It's no way just BJP vs Congress as regional satraps dominate India’s political landscape

Written By: Ranjit Bhushan
Delhi, India Published: Apr 29, 2019, 11:33 AM(IST)

File photo. Photograph:( Zee News Network )

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There are powerful regional satraps, who dominate India’s political landscape in their own bailiwick, campaigning ceaselessly, against both Modi and occasionally, the Congress

When poll pundits call the ongoing general election presidential, they are missing the woods for the trees. It is one thing for shrill TV channels to split the screen and show PM Narendra Modi in one part and Rahul Gandhi in the other, it is quite another to start believing your own rhetoric and brand the poll presidential, as if two leading political behemoths are stalking the land.

The reality is far from it. The Indian election system is not presidential, constitutionally speaking, and that is the way it stands. The real battle for the hearts and minds of the voters is not just being fought between the Bharatiya Janata Party (BJP) and the Congress, but a clutch of regional parties, that do not necessarily have the same high profile as the two national parties, but whose representatives are scouring the electoral landscape with the same vehemence as anyone else contesting the elections.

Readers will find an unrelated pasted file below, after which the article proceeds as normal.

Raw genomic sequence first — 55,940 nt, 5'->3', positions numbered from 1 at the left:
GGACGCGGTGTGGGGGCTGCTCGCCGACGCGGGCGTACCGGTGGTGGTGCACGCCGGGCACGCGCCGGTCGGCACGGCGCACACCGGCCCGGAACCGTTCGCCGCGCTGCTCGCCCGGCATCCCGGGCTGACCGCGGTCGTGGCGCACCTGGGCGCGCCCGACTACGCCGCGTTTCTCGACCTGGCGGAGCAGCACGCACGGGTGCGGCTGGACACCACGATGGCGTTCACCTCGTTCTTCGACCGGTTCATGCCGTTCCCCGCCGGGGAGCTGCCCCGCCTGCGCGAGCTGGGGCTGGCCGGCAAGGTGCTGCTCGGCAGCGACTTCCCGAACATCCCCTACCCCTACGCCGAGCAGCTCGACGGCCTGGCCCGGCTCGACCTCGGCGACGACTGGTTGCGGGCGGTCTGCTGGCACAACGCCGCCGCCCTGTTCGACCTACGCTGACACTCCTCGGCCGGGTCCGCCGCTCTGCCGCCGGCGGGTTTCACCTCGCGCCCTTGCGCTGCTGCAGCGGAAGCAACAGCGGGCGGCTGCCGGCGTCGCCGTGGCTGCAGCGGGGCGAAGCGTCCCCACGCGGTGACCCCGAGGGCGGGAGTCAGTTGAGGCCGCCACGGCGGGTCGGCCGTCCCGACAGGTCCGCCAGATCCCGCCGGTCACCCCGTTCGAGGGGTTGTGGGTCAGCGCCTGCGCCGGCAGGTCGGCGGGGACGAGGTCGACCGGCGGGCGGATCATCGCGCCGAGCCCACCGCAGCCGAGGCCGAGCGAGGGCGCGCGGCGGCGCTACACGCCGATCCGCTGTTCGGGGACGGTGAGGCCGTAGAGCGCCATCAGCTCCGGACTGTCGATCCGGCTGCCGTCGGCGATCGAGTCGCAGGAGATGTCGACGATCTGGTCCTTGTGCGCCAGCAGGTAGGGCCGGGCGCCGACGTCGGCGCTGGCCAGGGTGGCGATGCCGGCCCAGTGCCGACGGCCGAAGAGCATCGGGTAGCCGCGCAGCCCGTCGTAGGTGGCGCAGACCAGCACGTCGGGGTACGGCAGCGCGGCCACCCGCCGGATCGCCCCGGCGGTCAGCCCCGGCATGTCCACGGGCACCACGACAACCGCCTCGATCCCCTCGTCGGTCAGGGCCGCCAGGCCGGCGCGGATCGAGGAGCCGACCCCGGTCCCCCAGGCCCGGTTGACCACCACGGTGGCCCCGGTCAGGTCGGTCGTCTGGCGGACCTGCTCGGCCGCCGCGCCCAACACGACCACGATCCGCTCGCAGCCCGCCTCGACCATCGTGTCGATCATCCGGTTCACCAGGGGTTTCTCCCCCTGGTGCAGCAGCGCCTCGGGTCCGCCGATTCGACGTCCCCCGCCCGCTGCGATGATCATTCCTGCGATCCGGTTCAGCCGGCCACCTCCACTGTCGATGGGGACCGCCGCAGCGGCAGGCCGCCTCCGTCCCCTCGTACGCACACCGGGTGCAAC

In the big states, as is now apparent after three phases of elections, it is by no chance just BJP vs the Congress; remember India is a federal country and the elections, in a larger sense, represent a series of smaller polls - even downright local rivalries - that will determine the kind of government Indians can hope to see after May 23.

As a matter of fact, none of the big poll-bound states pit BJP vs the Congress. In Bengal, it is Trinamool and Mamata Banerjee vs the rest; in the biggest state of them all, Uttar Pradesh, it is mainly BJP vs two regional satraps, SP and the BSP. In Maharashtra, BJP-Sena are battling Congress and NCP while in Bihar, it is JD (U)-BJP against RJD and Congress from the outside. In Tamil Nadu, there is no BJP vs Congress fight, neither is there any Congress vs BJP standoff in Odisha, where again a regional outfit, Biju Janata Dal (BJD) has been calling the shots for the last decade-and-a-half. 

Neighbouring Andhra Pradesh and Telangana are once again dominated by regional parties, the Yuvajana Sramika Rythu Congress Party (YSRCP) and the Telangana Rashtra Samithi (TRS) respectively. 

If there is a real Congress vs BJP poll battle, it remains confined to MP, Chhattisgarh, Rajasthan, Himachal Pradesh, Assam and Gujarat. It is simply too small a base to call an Indian election presidential, given the size of the country. So where pray, is this magnificent, all-consuming presidential elections taking place? Not in India, to be sure.

There is another side to this. The risk of pitting Rahul against Modi is to conjure, farcically, of course, a highly unequal contest. Taken to its logical conclusion, it is a signal to the electorate that if Rahul cannot beat Modi, no one else can, while the reality is that a carefully calibrated opposition plan could have made the BJP’s well oiled electoral machine a little slower in its response time. That it may not happen now, is part of this problem of projecting an excessively presidential style of polling, when none actually exists on the ground.